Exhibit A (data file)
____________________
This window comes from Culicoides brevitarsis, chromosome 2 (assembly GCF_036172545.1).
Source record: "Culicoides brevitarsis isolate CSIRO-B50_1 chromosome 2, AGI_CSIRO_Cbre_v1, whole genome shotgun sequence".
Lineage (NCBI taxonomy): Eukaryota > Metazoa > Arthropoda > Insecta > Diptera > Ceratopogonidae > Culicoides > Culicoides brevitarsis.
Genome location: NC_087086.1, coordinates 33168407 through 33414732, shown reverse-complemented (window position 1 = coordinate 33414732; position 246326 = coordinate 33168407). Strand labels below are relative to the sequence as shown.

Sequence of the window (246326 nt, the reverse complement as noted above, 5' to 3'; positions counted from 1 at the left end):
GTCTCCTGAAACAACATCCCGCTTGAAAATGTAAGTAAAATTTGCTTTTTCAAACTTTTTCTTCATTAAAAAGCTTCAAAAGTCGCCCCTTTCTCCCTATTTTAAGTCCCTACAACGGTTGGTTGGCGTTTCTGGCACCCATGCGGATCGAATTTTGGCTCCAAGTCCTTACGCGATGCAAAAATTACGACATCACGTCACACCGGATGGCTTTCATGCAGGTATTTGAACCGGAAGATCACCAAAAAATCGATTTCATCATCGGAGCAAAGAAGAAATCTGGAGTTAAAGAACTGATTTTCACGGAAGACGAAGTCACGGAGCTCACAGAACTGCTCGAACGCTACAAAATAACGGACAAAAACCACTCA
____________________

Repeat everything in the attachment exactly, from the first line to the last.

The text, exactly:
This window comes from Culicoides brevitarsis, chromosome 2 (assembly GCF_036172545.1).
Source record: "Culicoides brevitarsis isolate CSIRO-B50_1 chromosome 2, AGI_CSIRO_Cbre_v1, whole genome shotgun sequence".
Lineage (NCBI taxonomy): Eukaryota > Metazoa > Arthropoda > Insecta > Diptera > Ceratopogonidae > Culicoides > Culicoides brevitarsis.
Genome location: NC_087086.1, coordinates 33168407 through 33414732, shown reverse-complemented (window position 1 = coordinate 33414732; position 246326 = coordinate 33168407). Strand labels below are relative to the sequence as shown.

Sequence of the window (246326 nt, the reverse complement as noted above, 5' to 3'; positions counted from 1 at the left end):
GTCTCCTGAAACAACATCCCGCTTGAAAATGTAAGTAAAATTTGCTTTTTCAAACTTTTTCTTCATTAAAAAGCTTCAAAAGTCGCCCCTTTCTCCCTATTTTAAGTCCCTACAACGGTTGGTTGGCGTTTCTGGCACCCATGCGGATCGAATTTTGGCTCCAAGTCCTTACGCGATGCAAAAATTACGACATCACGTCACACCGGATGGCTTTCATGCAGGTATTTGAACCGGAAGATCACCAAAAAATCGATTTCATCATCGGAGCAAAGAAGAAATCTGGAGTTAAAGAACTGATTTTCACGGAAGACGAAGTCACGGAGCTCACAGAACTGCTCGAACGCTACAAAATAACGGACAAAAACCACTCA